My rear tyre remains a Schwalbe Marathon Racer. This still barely looks run-in. Actually, it wouldn't have been a bad choice for the front wheels as well.

Update 2016
When my daughter and her boyfriend went touring, they used Continental SportContact tyres.

Tyres and tubes and other nice stuff can be bought at our webshop.

Monday 21 March 2011

A touring toolkit

Unless accompanied by a car carrying equipment, cycle tourists need to be self sufficient to some extent. You can't predict when breakdowns will occur. Obviously what tools you carry with you depends on how far you're going and what you think you'll need. Weight is always an issue.

Unless I'm just riding into town and back, I always carry tools with me. A few days ago I decided it was once again time to check that the contents of my tool-kit still made sense. A few items had been used up, like patches, and a few tools needed to change for my new bike.

Everyone travelling any distance will surely carry a pump and spare inner tubes. However, other things are also useful to have. Even on shorter rides, the walk home or to the nearest bike shop can take quite some time, but when riding longer distances and if you may be a longer distance from "civilization" then it's even more important to be well prepared.

At the moment, my toolkit contains the following:
  • Multi-tool. This is actually the only new thing in my tool-kit. A Beto multi-tool. It includes all the sizes of spanner, screw-driver and Allen key which I may need. Previously I had to carry more than one such tool to cover everything.
  • In the past I also carried a separate chain tool, however my new multi-tool includes one, so that saves a bit more weight.
  • The puncture repair kit is a Rema Tip-Top kit. I've used these for years as they have, in my opinion, the best quality patches. This one has been part of my kit for years, but is newly stocked with patches and glue.
  • When removing and refitting tyres, it is best to do so without using tyre levers as they can damage the tube further. However, if you have tight fitting tyres, or you find yourself doing the work with cold and wet fingers then a good set of tyre levers are well worth having. The Schwalbe tyre levers are well shaped, and wider than most, which minimises the risk of damage. I've had this set for years and they work well.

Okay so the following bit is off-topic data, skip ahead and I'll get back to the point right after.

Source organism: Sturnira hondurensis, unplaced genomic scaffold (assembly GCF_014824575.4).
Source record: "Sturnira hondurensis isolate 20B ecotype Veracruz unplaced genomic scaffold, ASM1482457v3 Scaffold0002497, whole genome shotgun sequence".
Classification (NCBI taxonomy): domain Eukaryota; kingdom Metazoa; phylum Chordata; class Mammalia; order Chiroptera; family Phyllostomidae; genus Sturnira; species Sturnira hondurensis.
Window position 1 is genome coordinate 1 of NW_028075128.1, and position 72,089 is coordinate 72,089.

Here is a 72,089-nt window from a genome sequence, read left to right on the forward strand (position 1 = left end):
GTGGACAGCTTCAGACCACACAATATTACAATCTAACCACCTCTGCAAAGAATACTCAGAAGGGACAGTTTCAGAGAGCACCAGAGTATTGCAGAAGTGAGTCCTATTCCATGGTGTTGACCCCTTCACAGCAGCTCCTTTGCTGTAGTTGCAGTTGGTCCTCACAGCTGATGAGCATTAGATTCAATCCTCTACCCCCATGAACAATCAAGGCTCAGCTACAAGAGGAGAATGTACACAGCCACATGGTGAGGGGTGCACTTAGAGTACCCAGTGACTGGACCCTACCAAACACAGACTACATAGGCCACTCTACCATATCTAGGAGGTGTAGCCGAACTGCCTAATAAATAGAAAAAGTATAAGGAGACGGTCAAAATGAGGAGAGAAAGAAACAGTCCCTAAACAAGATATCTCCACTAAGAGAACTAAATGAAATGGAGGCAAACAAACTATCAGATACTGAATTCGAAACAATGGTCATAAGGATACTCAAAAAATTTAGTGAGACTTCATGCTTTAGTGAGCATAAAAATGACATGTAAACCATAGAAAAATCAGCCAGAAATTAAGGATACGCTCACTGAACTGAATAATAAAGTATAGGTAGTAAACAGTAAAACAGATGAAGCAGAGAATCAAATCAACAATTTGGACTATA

• Well made wheels shouldn't go out of true in normal use. However, accidents happen and I like to be prepared. Spokey Spoke Keys are perhaps the lightest weight good quality spoke key. Mine has had a lot of use over the years, both building wheels at home as well as straightening them on tour. Usually in order to keep moving with a single broken spoke you merely need to slightly loosen off the two spokes either side of that which is broken so that the wheel straightens out. However, carrying a few spare spokes of the correct size means that replacements can be installed and the wheel can be made perfect again quite quickly.
  • A little duct tape wound onto a stick, some bendable wire, and a few zip-ties don't weigh much and don't cost much. However, they can be used for many repairs. In the past I've used tape to hold together broken lights, zip-ties to affix mudguards and wire to keep on a heavily loaded rack.
  • The white "paper" in my toolkit is actually cut out of a Tyvek junk mail envelope. It cost nothing and weighs almost nothing, but it is strong enough to make an excellent "boot" to put between inner tube and tyre in the event of a bad cut.
  • A pocket knife includes a few tools that the others don't have - such as scissors to cut the Tyvek, a sharp knife which can be used for a range of things, and a bottle opener which is rather a nice thing to have with you for a beer at the end of a long day.
Things not shown in the photo include the inner tubes (I carry two, and do any puncture repairs needed at the end of the day if possible), a spare folding tyre in case of damage to a tyre, chain links to join a broken chain, and a spare brake cable. Of course, I also carry a pump.

Different people have different ideas, of course, and some like to travel lighter than others. We've put our suggestions for a touring toolkits in a special section of our webshop.

Wednesday 16 March 2011

Kick Stands and Tyre Pressures

Spanninga Easy 30 mm version
The kickstand failed on one of our rental bikes at the end of last year.

A bicycle which falls over unless leant on something is a nuisance, even just in storage, let alone in use. Leaning on brick walls causes damage to the bike. Other surfaces can be damaged by the bike. Therefore, I've replaced the broken part with our favourite type of single sided stand, the Spanninga Easy kick-stand. This is a long stand which is sturdy enough that it will support quite heavily laden bicycles safely.